HAYS COUNTY, Texas (KXAN) — By the time Elizabeth Yakubik walked from her car to our interview spot along Hilliard Road, she’d collected a handful of ceramic road dots.
The pieces were lying in the grass beside the road. One of the pieces was an intact road dot, commonly known as Botts’ dots. They’re typically used as lane markers.
“Someone said that one flew off when an oncoming car hit it and then it flew into her open window,” Yakubik said. “And, these are pretty heavy ceramic buttons, they’re not lightweight …they’re solid ceramic.”
The county installed around 140 of the dots across Hilliard Road in February to help slow traffic and to notify drivers of the upcoming Lime Kiln intersection. Within days, Yakubik said the markers were breaking apart and flying off the road.
In April, Hays County’s Transportation Department re-installed the 140 dots. We found some of the new dots missing and several were broken when we visited the site to investigate Yakubik’s complaint.
On April 10, Yakubik emailed her county commissioner, Walt Smith, and the county’s transportation superintendent, Aaron Jones. Jones responded to that email the same day, telling Yakubik, “I met with our supplier and went over the concerns, and we are working to remedy them. We will continue to monitor the intersection and make adjustments as needed.”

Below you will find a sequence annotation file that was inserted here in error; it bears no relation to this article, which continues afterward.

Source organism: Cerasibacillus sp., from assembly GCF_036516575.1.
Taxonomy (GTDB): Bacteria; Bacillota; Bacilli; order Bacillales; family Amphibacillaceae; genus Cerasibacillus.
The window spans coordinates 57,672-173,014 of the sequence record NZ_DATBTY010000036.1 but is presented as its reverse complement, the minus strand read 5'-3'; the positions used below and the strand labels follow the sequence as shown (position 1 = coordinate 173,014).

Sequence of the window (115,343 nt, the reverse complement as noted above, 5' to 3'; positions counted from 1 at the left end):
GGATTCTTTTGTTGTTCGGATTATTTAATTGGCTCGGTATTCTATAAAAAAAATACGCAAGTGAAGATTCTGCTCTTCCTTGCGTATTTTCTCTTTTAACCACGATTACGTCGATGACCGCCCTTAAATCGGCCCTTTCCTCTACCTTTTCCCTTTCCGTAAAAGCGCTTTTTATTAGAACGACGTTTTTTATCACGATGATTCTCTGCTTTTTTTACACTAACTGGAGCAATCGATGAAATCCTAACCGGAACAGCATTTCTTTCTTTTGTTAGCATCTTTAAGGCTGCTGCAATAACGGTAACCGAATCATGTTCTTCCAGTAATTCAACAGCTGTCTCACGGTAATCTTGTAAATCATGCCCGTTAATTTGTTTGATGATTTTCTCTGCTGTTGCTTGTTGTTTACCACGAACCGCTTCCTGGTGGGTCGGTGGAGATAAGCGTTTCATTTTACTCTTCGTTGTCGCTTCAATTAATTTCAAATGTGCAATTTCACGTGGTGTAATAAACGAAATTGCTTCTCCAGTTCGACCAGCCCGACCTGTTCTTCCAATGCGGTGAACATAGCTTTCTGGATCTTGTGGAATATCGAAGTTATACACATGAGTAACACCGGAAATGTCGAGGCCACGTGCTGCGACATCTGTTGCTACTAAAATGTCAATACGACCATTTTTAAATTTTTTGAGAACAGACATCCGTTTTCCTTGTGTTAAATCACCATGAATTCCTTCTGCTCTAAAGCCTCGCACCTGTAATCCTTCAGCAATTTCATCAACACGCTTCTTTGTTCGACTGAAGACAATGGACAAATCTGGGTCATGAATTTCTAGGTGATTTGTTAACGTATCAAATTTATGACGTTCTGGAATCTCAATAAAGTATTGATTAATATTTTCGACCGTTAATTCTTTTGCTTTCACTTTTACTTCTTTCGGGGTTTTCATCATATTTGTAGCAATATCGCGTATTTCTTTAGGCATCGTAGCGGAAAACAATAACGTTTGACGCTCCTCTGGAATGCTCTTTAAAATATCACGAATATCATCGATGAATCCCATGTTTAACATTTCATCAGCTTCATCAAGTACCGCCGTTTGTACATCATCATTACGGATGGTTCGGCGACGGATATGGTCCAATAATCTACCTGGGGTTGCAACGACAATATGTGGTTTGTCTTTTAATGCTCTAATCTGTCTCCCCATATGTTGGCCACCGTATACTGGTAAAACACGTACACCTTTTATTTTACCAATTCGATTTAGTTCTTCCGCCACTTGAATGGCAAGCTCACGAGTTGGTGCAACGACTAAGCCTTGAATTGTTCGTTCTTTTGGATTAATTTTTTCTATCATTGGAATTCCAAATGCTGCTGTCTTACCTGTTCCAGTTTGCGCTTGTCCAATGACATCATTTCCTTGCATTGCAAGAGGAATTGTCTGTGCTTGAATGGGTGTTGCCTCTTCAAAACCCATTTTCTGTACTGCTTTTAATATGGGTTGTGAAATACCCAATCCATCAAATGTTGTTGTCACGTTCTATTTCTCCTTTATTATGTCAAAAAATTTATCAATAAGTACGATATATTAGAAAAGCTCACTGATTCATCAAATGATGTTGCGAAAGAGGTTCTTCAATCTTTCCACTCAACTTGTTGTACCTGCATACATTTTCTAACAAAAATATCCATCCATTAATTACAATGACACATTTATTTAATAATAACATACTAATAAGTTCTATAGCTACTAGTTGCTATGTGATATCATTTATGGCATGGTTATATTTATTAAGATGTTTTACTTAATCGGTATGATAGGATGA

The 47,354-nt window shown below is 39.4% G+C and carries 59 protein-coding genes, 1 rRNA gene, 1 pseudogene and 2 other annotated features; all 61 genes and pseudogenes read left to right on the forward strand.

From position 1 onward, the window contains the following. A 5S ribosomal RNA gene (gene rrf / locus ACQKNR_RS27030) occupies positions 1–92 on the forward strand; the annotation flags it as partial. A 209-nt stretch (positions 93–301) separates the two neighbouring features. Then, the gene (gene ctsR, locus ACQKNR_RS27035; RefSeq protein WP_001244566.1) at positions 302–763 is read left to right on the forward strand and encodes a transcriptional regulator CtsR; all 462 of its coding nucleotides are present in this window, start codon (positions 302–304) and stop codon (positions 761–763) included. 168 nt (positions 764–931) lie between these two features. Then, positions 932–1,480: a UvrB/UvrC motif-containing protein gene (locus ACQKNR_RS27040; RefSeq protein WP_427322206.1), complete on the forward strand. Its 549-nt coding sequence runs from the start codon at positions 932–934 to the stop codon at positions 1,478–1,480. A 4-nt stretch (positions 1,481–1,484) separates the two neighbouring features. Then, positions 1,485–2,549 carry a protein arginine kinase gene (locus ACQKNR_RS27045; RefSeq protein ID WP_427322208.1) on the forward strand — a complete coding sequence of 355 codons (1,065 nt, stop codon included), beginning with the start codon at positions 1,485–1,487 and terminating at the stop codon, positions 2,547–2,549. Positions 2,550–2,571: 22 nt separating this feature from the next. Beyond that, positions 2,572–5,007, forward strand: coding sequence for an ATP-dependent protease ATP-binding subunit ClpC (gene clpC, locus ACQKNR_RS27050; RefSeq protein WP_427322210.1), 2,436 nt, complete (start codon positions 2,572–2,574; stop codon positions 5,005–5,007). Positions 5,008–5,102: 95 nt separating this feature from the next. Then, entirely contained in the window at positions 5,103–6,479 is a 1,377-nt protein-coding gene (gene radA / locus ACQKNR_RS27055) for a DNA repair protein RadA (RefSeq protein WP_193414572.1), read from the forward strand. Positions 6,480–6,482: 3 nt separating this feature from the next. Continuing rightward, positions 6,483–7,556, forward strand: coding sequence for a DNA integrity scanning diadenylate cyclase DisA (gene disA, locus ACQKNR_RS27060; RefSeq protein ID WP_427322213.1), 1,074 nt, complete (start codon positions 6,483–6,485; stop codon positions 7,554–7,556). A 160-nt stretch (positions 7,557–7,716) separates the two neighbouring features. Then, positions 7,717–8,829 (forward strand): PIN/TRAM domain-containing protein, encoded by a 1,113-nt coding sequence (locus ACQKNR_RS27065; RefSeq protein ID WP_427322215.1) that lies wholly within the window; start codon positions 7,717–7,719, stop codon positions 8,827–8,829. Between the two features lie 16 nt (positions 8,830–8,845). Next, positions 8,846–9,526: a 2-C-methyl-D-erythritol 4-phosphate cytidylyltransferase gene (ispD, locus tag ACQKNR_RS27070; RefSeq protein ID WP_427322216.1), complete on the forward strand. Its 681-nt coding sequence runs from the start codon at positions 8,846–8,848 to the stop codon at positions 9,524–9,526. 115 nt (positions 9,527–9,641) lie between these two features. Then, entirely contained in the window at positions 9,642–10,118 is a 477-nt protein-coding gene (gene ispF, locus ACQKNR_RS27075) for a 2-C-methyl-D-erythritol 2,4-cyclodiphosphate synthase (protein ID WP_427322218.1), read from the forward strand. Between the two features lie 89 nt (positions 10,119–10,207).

Yakubik said she never heard from Commissioner Smith until someone tagged Smith in a thread on her neighborhood Facebook group in April, she told KXAN. Screenshots of that conversation show Smith told the group he’d “look at this again.”
“I was on Lime Kiln yesterday to check on the improvements we have discussed in the past and we will prepare an update to share with you guys once I get some better timetables,” Smith wrote in the post.
Yakubik said she’s waited nearly three months for an update from Smith.
Within an hour of KXAN emailing the county transportation superintendent, a transportation worker showed up on Hilliard Road to photograph the traffic dots. The worker confirmed he was told by Jones to go to the site after our email asking about the project’s cost to taxpayers.
“I’m going to be honest with y’all. In the first round, I think my guys moved off too quickly, so they set, or they didn’t put enough down,” the worker told Yakubik, who showed the worker the pieces of the ceramic dots she found scattered along the side of the road.
A county spokeswoman said the cost to install and re-install the dots was “about $1,300.” The county also confirmed workers will be back out next week to tear the existing traffic dots up to replace them “with a newer product they’re transitioning to,” Laureen Chernow wrote in an email to KXAN.
Chernow did not provide details about the replacement product. The worker we saw at the intersection said it is “a hard plastic that doesn’t break.”
Commissioner Smith told KXAN he’s planning to “host a community meeting” with people who live around the intersection “to not only discuss signage but other issues and projects as well,” Smith wrote in an email to KXAN.